Farmers increasingly relying on agricultural contractors
Farmers increasingly relying on agricultural contractors, new research shows
More farmers are relying on external companies to carry out major work, new research shows.
A new study has found agriculture is kept operational through family, permanent-hired, outsourced and seasonal labour.
The majority of South West farmers – 87 per cent - now employ contractors - firms or individuals who usually have equipment they don’t own - for big projects such as hedge-cutting, combining, silage making, ploughing, sowing, drilling, and pesticide application.
These jobs would have been performed by farm workers 20 to 50 years ago but are increasingly being outsourced. The research shows a fifth of farms – 22 per cent – had increased their use of contractors over the past five years and 14 per cent predicted they would increase their use of them in the next five years.
University of Exeter rural policy researcher Caroline Nye surveyed 1,200 farms in the South West, and also carried out longer interviews with 20 farmers, 17 farm workers and 8 contractors.
One farmer said without the existence of contractors, “it would be impossible to farm” whilst another said “we couldn’t run without them”. Contractors themselves often employ workers, and in some rural areas are a significant source of employment. Yet contractors are now reporting difficulties in finding suitably qualified staff.
The majority of farmers interviewed for this research, carried out between 2016 and 2017 and now published in the journal Cahiers Agricultures, said contractors were crucial to the survival of their business, and without them their business as it stands would most likely collapse.
Dr Nye said: “There has been a focus on the impact of Brexit on access to migrant workers, but Government statistics have not fully recorded the role of agricultural contractors, and therefore miss the emergence of significant patterns occurring within the farm workforce. We have found contractors are now essential to agriculture, so planning for when Britain leaves the European Union must take this into account.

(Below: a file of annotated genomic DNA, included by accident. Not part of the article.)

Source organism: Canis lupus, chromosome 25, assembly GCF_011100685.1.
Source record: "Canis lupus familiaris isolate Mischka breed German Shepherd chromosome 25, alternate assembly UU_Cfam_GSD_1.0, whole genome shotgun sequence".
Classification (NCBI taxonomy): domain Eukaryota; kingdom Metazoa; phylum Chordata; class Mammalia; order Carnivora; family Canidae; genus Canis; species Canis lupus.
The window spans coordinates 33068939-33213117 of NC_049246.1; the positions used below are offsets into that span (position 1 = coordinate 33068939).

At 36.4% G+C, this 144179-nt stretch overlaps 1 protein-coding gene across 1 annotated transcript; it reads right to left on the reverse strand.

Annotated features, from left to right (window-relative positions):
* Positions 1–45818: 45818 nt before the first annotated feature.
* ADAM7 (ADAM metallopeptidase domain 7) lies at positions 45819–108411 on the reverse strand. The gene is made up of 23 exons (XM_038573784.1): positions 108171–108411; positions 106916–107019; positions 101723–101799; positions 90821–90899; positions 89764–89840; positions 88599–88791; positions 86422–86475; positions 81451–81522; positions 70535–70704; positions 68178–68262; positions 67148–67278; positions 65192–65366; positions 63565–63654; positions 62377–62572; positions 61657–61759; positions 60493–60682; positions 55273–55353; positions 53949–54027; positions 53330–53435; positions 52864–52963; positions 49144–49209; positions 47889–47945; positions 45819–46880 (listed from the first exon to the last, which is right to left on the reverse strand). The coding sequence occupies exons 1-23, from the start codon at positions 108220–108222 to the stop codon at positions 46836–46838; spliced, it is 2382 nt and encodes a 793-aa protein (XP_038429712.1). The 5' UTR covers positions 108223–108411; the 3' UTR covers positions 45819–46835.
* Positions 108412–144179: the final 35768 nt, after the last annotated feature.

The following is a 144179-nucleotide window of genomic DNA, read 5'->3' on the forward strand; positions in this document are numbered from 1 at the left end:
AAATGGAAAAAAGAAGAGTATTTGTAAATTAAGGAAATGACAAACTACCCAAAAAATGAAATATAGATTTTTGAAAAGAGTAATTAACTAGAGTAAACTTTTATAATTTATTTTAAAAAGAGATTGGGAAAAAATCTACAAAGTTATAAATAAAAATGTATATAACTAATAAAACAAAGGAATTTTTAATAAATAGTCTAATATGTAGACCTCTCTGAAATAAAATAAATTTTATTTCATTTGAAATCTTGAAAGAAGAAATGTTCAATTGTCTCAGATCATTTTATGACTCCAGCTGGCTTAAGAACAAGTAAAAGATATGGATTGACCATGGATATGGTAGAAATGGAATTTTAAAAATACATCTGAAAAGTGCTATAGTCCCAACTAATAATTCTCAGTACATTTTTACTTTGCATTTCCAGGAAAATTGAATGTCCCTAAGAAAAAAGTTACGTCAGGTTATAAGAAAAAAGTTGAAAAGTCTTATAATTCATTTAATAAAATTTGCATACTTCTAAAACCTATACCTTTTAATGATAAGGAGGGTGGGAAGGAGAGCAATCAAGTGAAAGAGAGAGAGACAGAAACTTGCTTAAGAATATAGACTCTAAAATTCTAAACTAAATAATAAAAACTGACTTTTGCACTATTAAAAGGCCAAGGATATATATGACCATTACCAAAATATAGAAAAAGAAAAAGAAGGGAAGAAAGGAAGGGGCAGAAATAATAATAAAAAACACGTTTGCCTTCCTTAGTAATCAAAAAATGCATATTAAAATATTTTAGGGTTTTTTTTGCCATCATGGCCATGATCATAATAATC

“There is a huge, unexamined network of farm contractors in South West agriculture, many of whom have crossed over from a farm worker or farmer position. Contractors describe themselves as invisible and misunderstood by the government and the public, despite their role being pivotal not only for the success of farming but also for employment provision in rural communities.
“Without examining the role of contractors it will be impossible for the Government to have accurate data about agricultural employees.”
Dr Nye also measured anticipated changes in labour use in the next five years. The survey results show 14 per cent of farmers expect to increase the use of employed labour, 9 per cent expect to decrease the level of employed labour, and 77 per cent expect to see no change. Regarding family labour, 11 per cent of farmers expect to increase the use of family labour, 11 per cent expect to decrease the level of family labour, and 78 per cent expect to see no change.
Some of the 232 farmers who said they were trying to hire staff described the process as being ‘really hard’ or a ‘struggle’. One said: “We’ve tried, we’ve advertised in the local [agricultural] college and things like that but we just can’t get anyone”.
Dr Nye said: “Even when a suitable candidate is identified, it ‘can take between two and four months to get somebody in place’ which in an industry such as farming can be debilitating. These shortages in suitably qualified candidates for more permanent positions appear to be a relatively recent phenomenon in the area but farmers are beginning to be fearful of what this might mean for the future of their farms.
“While it is important to deal with the labour crisis in the seasonal labour market, if the wider issue of labour shortages is not dealt with and more domestic workers encouraged back into agriculture as a career the extent of the labour crisis might be much worse than first thought.”
Date: 12 June 2018